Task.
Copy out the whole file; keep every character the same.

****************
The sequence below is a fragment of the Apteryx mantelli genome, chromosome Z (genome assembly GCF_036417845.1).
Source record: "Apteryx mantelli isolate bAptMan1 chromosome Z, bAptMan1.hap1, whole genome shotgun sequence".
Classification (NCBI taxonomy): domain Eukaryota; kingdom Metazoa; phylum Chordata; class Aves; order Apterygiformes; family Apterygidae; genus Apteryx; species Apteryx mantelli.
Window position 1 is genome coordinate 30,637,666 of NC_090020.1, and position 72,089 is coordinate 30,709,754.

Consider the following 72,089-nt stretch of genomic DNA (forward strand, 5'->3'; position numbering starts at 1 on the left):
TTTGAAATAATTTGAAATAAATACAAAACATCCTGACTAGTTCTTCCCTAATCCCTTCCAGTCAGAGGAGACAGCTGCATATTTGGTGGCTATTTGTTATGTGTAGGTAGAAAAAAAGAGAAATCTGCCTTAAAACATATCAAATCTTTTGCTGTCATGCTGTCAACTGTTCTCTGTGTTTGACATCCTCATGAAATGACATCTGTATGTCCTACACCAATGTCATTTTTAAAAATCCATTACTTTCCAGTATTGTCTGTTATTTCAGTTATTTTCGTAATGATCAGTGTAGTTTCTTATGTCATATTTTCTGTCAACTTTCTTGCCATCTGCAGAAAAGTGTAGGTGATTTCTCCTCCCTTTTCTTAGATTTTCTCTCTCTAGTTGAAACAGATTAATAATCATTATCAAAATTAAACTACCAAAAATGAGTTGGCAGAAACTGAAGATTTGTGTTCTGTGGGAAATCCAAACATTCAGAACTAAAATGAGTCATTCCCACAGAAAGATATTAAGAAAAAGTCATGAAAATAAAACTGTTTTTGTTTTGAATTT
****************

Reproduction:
The sequence below is a fragment of the Apteryx mantelli genome, chromosome Z (genome assembly GCF_036417845.1).
Source record: "Apteryx mantelli isolate bAptMan1 chromosome Z, bAptMan1.hap1, whole genome shotgun sequence".
Classification (NCBI taxonomy): domain Eukaryota; kingdom Metazoa; phylum Chordata; class Aves; order Apterygiformes; family Apterygidae; genus Apteryx; species Apteryx mantelli.
Window position 1 is genome coordinate 30,637,666 of NC_090020.1, and position 72,089 is coordinate 30,709,754.

Consider the following 72,089-nt stretch of genomic DNA (forward strand, 5'->3'; position numbering starts at 1 on the left):
TTTGAAATAATTTGAAATAAATACAAAACATCCTGACTAGTTCTTCCCTAATCCCTTCCAGTCAGAGGAGACAGCTGCATATTTGGTGGCTATTTGTTATGTGTAGGTAGAAAAAAAGAGAAATCTGCCTTAAAACATATCAAATCTTTTGCTGTCATGCTGTCAACTGTTCTCTGTGTTTGACATCCTCATGAAATGACATCTGTATGTCCTACACCAATGTCATTTTTAAAAATCCATTACTTTCCAGTATTGTCTGTTATTTCAGTTATTTTCGTAATGATCAGTGTAGTTTCTTATGTCATATTTTCTGTCAACTTTCTTGCCATCTGCAGAAAAGTGTAGGTGATTTCTCCTCCCTTTTCTTAGATTTTCTCTCTCTAGTTGAAACAGATTAATAATCATTATCAAAATTAAACTACCAAAAATGAGTTGGCAGAAACTGAAGATTTGTGTTCTGTGGGAAATCCAAACATTCAGAACTAAAATGAGTCATTCCCACAGAAAGATATTAAGAAAAAGTCATGAAAATAAAACTGTTTTTGTTTTGAATTT